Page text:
In the summer, the major source of entertainment in most towns is a daily promenade of the men up and down the main street where they socialize with friends and acquaintances.
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The Kyrgyz Republic has four seasons, including very cold winters and hot, dry summers. The duration of each season depends on the region of the country. In the mountains, the temperature can drop as low as minus 30 degrees Fahrenheit.  In the rest of the country, winter is much like winters in the Midwestern United States, but without so much snow. The north is much colder than the south, with normal winter temperatures in the mid-teens to low 20s.
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===Social Activities ===
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Volunteers are expected to develop relationships with people in their communities and participate in the social activities available at their sites. Outside of Bishkek, there is little formal entertainment (e.g., the opera, theater, cinemas, etc).  Therefore, both the Kyrgyz people and Volunteers, especially in small towns and villages, spend much of their leisure time “guesting.” Guesting means being invited to a home for a meal; this could last up to five or six hours, depending on the time of day. As the only American, and often the only foreigner, present in a community, you will often be the guest of honor.
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Being a guest in a Kyrgyz home can be simultaneously rewarding and stressful. The local people, whether ethnic Kyrgyz, Uzbek, or Russian, are hospitable, charismatic hosts. This means that you, as the guest, will be constantly encouraged to eat and drink more and more. Although it can be difficult to convey to people you do not know well that you have had enough to eat or drink and that you do not want any more or need to go home, Volunteers find that they are better able to manage such situations as their language skills develop.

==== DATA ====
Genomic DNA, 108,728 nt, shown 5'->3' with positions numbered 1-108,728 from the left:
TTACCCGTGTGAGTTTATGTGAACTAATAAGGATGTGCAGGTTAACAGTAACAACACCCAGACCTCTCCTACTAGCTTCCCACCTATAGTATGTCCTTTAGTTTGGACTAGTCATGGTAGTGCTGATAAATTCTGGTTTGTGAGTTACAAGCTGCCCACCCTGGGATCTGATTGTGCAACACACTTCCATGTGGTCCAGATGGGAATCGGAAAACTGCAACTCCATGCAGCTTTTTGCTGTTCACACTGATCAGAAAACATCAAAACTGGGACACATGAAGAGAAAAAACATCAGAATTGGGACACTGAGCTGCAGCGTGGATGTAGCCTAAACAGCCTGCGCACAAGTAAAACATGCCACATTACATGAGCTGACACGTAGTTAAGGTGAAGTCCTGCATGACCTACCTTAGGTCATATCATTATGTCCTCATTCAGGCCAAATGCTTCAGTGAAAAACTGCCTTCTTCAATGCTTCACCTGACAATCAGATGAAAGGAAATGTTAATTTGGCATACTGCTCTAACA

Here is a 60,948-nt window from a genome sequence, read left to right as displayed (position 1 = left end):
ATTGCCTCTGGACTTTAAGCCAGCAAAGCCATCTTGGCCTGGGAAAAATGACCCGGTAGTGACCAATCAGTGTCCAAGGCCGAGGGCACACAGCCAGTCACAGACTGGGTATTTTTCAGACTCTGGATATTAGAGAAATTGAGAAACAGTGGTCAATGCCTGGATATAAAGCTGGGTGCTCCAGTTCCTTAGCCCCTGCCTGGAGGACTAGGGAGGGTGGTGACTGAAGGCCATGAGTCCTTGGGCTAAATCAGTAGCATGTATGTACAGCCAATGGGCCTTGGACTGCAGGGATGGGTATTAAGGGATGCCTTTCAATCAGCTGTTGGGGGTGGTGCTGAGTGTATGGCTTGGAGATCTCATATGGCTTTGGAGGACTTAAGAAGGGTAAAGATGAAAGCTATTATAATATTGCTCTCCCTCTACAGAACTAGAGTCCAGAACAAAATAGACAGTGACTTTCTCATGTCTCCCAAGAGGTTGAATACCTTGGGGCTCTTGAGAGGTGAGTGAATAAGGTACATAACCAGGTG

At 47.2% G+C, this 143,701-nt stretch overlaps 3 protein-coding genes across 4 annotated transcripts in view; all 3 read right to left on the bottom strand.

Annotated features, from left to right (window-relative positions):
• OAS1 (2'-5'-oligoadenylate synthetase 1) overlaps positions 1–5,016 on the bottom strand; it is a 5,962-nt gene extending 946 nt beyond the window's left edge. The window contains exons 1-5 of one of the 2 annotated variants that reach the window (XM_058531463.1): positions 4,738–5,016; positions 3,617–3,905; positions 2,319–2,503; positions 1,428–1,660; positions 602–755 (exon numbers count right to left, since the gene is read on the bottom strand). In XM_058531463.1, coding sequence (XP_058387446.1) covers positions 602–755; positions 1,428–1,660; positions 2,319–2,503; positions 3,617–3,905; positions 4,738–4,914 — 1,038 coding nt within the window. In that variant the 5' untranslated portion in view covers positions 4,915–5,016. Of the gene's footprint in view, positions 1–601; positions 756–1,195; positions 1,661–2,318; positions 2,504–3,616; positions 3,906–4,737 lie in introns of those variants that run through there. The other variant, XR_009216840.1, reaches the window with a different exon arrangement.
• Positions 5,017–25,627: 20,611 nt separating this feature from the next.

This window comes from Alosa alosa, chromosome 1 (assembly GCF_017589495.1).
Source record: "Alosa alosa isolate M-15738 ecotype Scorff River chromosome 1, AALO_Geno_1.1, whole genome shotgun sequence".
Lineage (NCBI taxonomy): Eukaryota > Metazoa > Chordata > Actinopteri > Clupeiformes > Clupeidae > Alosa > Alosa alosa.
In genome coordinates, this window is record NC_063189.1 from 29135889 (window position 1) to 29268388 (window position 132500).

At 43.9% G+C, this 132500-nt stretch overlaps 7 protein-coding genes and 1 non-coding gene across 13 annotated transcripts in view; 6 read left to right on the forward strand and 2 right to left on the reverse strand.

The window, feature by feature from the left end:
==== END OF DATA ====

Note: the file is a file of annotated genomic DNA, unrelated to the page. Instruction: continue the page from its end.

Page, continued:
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Alcohol is prevalent in most social situations in the Kyrgyz Republic and can cause stress for Volunteers. Volunteers may regularly feel pressure to drink heavily when in new social surroundings either with their new Kyrgyz friends or with other Volunteers. The pressure to drink often eases as a Volunteer becomes better known, and many Volunteers abstain from drinking in their sites. Program managers and the safety and security and medical officers help Volunteers develop strategies to manage the pressure of alcohol consumption.
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The Peace Corps has policies and strategies that will help Volunteers assess and manage their use of alcohol.  Excessive use of alcohol may result in behavior that affects your performance, effectiveness, safety and credibility.  Inappropriate behavior resulting from alcohol abuse or the inability to carry out your assignment due to alcohol use is grounds for administrative separation from the Peace Corps.  Alcohol use has been a factor in injuries and assaults involving Volunteers in posts throughout the world, including the Kyrgyz Republic. The Kyrgyzstani judicial system considers use of alcohol as an aggravating factor in criminal cases.  Individuals with a history or predisposition for alcohol abuse should seriously consider whether the Kyrgyz Republic is an appropriate assignment for you.  
  
Women may join the promenade during the daylight hours, but disappear inside at dusk. In winter, entertainment comes primarily from visiting the homes of friends and acquaintances. Most other social activities revolve around the family. The first modern movie theaters did not appear in Tirana until late 1999. And while Tirana has several interesting museums, many provincial museums were damaged during the civil unrest in 1997. There are interesting historical and archaeological sites throughout the country, however. You will depend on your Albanian family and friends and your own creativity for most of your social activities.
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===Professionalism, Dress, and Behavior ===
  
Public socialization between the sexes is uncommon in Albania outside of Tirana and a few of the larger cities. When men and women are seen socializing together, the assumption is that they are married, engaged, or part of the same family. Male Volunteers will be freer to socialize in pubs and cafes than female Volunteers, particularly after dark. In many smaller towns, female Volunteers may patronize cafes only during the day or only with women friends. Female Volunteers who smoke or consume alcohol in public may be compromising their reputations and those of their host families, as well as their own safety.